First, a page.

Despite a difficult scenario, Rabobank’s Poultry Quarterly Q2 2023 Report highlights that demand for poultry meat remains strong. It expects world trade to stay strong and soybean and corn prices to drop. As for Avian influenza, it will be a wild card, with the potential to impact trade and drive prices up.

Rabobank’s 2023 second quarterly report on the global poultry sector states that the market remains strong and overall optimistic. Demand for poultry remains strong around the world, despite the fact that ongoing high prices at a time of weaker economic conditions are leading to some demand erosion in markets in Africa and Asia, where consumers are returning to cheaper, traditional plant-based protein sources.

In general, major importing countries and regions are operating under relatively tight conditions, due to supply challenges and to Avian influenza.

Estimates for various markets

The outlook for global trade is positive, although there are differences between markets. For example, the United States, Brazil, India, and Indonesia operate under difficult conditions, while conditions in Mexico, Japan, China, the Philippines, Russia, and Saudi Arabia are strong.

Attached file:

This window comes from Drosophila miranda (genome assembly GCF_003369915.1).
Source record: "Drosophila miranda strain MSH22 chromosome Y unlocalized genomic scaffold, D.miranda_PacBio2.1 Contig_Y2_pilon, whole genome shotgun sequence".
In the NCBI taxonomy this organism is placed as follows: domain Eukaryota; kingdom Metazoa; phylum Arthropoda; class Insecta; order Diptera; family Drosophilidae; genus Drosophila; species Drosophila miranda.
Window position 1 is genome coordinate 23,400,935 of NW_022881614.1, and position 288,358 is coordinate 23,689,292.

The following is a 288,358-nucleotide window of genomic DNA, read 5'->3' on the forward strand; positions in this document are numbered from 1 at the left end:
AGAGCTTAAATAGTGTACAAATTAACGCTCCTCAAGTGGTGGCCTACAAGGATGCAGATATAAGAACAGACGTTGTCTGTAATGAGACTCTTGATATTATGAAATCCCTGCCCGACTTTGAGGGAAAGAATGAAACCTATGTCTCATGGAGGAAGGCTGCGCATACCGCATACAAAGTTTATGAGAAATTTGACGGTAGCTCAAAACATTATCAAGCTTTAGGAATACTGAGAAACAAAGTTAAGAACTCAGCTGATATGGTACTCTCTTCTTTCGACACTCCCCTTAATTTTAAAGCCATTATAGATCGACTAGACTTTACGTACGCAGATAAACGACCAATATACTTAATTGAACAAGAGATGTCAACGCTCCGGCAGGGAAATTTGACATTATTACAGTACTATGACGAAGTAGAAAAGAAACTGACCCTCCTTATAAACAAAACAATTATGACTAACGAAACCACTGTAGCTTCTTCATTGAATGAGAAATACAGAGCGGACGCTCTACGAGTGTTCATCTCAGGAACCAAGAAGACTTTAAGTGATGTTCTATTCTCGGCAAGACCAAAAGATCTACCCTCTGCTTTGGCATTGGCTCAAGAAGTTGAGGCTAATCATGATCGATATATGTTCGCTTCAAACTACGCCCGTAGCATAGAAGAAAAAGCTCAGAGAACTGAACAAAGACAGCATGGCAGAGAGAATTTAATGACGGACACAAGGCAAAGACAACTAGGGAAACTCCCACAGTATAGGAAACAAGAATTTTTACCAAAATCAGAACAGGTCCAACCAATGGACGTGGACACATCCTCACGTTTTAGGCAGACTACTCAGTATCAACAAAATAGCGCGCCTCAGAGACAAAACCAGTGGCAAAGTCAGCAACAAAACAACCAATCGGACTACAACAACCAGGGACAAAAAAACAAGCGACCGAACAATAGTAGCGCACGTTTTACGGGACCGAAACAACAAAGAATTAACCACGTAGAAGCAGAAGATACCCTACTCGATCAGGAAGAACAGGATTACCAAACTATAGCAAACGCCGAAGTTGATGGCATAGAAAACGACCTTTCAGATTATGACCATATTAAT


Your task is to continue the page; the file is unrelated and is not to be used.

Major importing countries and regions like Europe, Japan, China, Singapore, the Philippines, Saudi Arabia, and the Gulf States are operating under relatively tight conditions, due partly to supply challenges and partly to Avian influenza.

The report also expects soybean and corn prices to drop compared to first quarter 2023 levels, which will provide some relief for producers. But it will still mean historically high feed prices in most regions. Over the course of the year, they are expected to drop 5% to 10% compared to first quarter 2023 levels, mainly driven by expectations of good harvests in Brazil and eastern Europe and improving US forecasts.

Meanwhile, energy prices, which have been volatile, depend on developments in the Russia-Ukraine war and competition for liquefied natural gas in global markets, especially once China’s economy normalizes following the removal of Covid-19 measures.

Avian influenza, the wild card

Avian influenza poses an ongoing global threat for poultry trade. Some countries have already adopted vaccination programs, while others are considering it. The disease has continued to spread further into Latin America, getting closer to Brazil’s southern production states, which has a potential impact on global trade as they cover more than 60% of the country’s production. If Avian influenza hits some of these states, the potential impact on global trade could be big.

In fact, major importing countries may choose to change their sourcing, benefiting alternative exporters like the US, the European Union, Ukraine, Russia, Turkey, Thailand, and China. This would result in higher prices, and for some submarkets, like breast and whole birds, there would be insufficient supply, which could have an additional bullish impact on prices.